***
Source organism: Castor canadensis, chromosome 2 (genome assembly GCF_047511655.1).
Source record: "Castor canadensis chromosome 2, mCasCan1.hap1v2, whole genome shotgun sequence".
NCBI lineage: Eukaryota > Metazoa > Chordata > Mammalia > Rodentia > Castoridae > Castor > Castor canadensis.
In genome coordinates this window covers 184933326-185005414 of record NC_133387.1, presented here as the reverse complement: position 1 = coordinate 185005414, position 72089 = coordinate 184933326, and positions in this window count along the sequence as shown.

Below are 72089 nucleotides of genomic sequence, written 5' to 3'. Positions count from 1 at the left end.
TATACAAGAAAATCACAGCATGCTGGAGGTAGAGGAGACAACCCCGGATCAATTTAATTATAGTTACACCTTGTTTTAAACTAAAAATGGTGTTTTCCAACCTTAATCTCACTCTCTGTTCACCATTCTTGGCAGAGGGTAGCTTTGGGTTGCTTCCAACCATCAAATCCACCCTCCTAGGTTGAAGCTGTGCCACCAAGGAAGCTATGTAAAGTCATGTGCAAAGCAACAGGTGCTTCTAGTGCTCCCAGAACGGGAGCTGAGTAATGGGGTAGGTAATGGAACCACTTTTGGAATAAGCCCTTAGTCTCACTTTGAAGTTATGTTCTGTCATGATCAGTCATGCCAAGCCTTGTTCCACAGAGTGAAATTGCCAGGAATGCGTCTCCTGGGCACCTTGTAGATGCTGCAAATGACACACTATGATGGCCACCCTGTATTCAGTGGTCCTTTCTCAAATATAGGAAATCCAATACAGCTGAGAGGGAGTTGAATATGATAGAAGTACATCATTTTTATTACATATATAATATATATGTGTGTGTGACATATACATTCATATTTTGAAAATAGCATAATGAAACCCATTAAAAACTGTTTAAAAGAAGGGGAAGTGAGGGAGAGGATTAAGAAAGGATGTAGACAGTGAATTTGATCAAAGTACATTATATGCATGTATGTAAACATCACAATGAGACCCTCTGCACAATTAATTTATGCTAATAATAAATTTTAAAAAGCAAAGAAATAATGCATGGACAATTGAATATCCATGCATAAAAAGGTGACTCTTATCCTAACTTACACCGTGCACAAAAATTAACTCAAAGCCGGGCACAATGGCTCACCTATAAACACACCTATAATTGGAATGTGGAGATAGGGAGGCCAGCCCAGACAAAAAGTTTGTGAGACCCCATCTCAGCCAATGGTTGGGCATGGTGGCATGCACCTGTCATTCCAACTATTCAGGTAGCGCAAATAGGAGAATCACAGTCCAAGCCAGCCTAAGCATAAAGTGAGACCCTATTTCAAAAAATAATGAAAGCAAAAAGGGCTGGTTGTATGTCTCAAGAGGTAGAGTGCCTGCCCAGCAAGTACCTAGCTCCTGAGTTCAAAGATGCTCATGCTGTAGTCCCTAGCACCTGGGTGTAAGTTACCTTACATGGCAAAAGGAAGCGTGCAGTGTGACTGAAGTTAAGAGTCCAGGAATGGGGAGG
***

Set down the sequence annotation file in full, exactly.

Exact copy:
Source organism: Castor canadensis, chromosome 2 (genome assembly GCF_047511655.1).
Source record: "Castor canadensis chromosome 2, mCasCan1.hap1v2, whole genome shotgun sequence".
NCBI lineage: Eukaryota > Metazoa > Chordata > Mammalia > Rodentia > Castoridae > Castor > Castor canadensis.
In genome coordinates this window covers 184933326-185005414 of record NC_133387.1, presented here as the reverse complement: position 1 = coordinate 185005414, position 72089 = coordinate 184933326, and positions in this window count along the sequence as shown.

Below are 72089 nucleotides of genomic sequence, written 5' to 3'. Positions count from 1 at the left end.
TATACAAGAAAATCACAGCATGCTGGAGGTAGAGGAGACAACCCCGGATCAATTTAATTATAGTTACACCTTGTTTTAAACTAAAAATGGTGTTTTCCAACCTTAATCTCACTCTCTGTTCACCATTCTTGGCAGAGGGTAGCTTTGGGTTGCTTCCAACCATCAAATCCACCCTCCTAGGTTGAAGCTGTGCCACCAAGGAAGCTATGTAAAGTCATGTGCAAAGCAACAGGTGCTTCTAGTGCTCCCAGAACGGGAGCTGAGTAATGGGGTAGGTAATGGAACCACTTTTGGAATAAGCCCTTAGTCTCACTTTGAAGTTATGTTCTGTCATGATCAGTCATGCCAAGCCTTGTTCCACAGAGTGAAATTGCCAGGAATGCGTCTCCTGGGCACCTTGTAGATGCTGCAAATGACACACTATGATGGCCACCCTGTATTCAGTGGTCCTTTCTCAAATATAGGAAATCCAATACAGCTGAGAGGGAGTTGAATATGATAGAAGTACATCATTTTTATTACATATATAATATATATGTGTGTGTGACATATACATTCATATTTTGAAAATAGCATAATGAAACCCATTAAAAACTGTTTAAAAGAAGGGGAAGTGAGGGAGAGGATTAAGAAAGGATGTAGACAGTGAATTTGATCAAAGTACATTATATGCATGTATGTAAACATCACAATGAGACCCTCTGCACAATTAATTTATGCTAATAATAAATTTTAAAAAGCAAAGAAATAATGCATGGACAATTGAATATCCATGCATAAAAAGGTGACTCTTATCCTAACTTACACCGTGCACAAAAATTAACTCAAAGCCGGGCACAATGGCTCACCTATAAACACACCTATAATTGGAATGTGGAGATAGGGAGGCCAGCCCAGACAAAAAGTTTGTGAGACCCCATCTCAGCCAATGGTTGGGCATGGTGGCATGCACCTGTCATTCCAACTATTCAGGTAGCGCAAATAGGAGAATCACAGTCCAAGCCAGCCTAAGCATAAAGTGAGACCCTATTTCAAAAAATAATGAAAGCAAAAAGGGCTGGTTGTATGTCTCAAGAGGTAGAGTGCCTGCCCAGCAAGTACCTAGCTCCTGAGTTCAAAGATGCTCATGCTGTAGTCCCTAGCACCTGGGTGTAAGTTACCTTACATGGCAAAAGGAAGCGTGCAGTGTGACTGAAGTTAAGAGTCCAGGAATGGGGAGG